Understanding the process by which the mind generates and sustain the mental content when the mind wanders is one of the most important questions in understanding the phenomena. One view on how this process occurs is that the experiences are supported by the process of working memory: our mental capacity to sustain and buffer information in a mental workspace. Support for this perspective comes from two experimental papers published this year. Along with colleagues in the University of Wisconsin, we demonstrated that higher capacity for working memory was positively associated with greater off-task thought. This association was only observed in easy task (such as simple choice reaction time or breath counting) suggesting that when performing simple tasks that do not engage all of our mental resources, we use our idle working memory capacity to support and maintain the internal train of thought that forms the mental content of our daydreams. This research was published this week in the journal Psychological Science.
In a second study conducted with colleagues at the University of California, Santa Barbara, we investigated how this process relates to the content of off task episodes. In this experiment published in the journal Consciousness and Cognition we demonstrated that the same measure of working memory capacity was predictive of off task thoughts about the future but not about the past. Further analysis indicated that the content of these thoughts took the form of autobiographical plans that the individuals have about upcoming events, such as going to the gym or romantic dates. This result suggests that the motivation for using working memory to support daydreaming or mind-wandering maybe to make progress on the pressing goals that form the backdrop of our lives.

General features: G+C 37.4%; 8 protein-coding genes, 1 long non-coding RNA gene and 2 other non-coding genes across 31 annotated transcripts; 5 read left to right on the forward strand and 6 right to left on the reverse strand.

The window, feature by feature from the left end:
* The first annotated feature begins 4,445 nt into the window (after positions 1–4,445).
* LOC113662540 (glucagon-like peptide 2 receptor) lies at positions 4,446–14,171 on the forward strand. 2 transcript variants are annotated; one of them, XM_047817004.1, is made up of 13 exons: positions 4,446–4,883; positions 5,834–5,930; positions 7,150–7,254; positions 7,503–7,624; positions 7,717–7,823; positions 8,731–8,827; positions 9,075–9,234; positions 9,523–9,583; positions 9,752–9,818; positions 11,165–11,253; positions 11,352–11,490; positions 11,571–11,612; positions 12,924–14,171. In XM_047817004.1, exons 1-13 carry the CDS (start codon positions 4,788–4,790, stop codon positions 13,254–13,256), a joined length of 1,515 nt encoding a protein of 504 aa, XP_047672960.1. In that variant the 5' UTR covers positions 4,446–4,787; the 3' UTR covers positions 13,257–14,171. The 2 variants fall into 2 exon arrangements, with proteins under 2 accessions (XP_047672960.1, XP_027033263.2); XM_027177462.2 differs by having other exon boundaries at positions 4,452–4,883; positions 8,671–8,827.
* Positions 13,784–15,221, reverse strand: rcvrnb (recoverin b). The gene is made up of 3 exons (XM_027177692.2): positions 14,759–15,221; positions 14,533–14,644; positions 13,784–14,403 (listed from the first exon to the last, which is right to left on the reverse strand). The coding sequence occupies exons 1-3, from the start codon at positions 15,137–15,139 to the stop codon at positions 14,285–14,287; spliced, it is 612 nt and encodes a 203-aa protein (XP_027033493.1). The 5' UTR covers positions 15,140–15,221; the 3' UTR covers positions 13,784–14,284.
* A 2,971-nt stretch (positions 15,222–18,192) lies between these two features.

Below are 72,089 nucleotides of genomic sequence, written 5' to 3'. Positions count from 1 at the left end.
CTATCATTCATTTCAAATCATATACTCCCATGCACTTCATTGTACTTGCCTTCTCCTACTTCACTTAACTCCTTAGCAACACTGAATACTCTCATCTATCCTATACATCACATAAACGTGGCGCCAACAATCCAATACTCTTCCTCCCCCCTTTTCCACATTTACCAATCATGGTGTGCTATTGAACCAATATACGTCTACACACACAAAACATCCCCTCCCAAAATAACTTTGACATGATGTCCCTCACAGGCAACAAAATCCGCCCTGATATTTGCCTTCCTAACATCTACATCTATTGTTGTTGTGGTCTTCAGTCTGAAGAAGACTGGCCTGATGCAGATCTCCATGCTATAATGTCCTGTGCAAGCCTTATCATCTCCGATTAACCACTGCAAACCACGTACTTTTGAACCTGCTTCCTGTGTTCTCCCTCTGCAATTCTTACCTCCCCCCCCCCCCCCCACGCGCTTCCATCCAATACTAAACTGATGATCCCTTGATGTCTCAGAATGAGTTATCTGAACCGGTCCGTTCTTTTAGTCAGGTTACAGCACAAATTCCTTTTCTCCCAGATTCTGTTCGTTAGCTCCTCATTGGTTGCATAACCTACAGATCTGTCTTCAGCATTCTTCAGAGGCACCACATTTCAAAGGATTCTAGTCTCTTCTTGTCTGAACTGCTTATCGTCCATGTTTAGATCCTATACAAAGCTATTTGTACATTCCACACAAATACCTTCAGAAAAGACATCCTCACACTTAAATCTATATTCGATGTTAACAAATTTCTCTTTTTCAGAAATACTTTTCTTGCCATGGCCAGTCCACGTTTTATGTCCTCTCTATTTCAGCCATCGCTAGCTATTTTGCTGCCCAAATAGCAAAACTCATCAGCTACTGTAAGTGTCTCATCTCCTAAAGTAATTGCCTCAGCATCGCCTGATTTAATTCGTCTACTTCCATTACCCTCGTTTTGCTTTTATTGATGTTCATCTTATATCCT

Together these experiments suggest that the process of working memory helps support the mental content that our minds generate when we daydream. Moreover, when we are engaged on an undemanding task (such as washing the dishes or riding on the bus) we use these idle resources in attempts to make progress in the problems and concerns that we all have as we navigate through daily life. Whether using working memory in this fashion is necessarily the best tactic for a healthy balanced life remains to be seen. However, as the capacity for working memory is important in educational achievement and predicts success in the workplace, the association with mind-wandering implies that daydreaming in non-demanding tasks is a part of the mental life of those people who tend to be successful in modern life.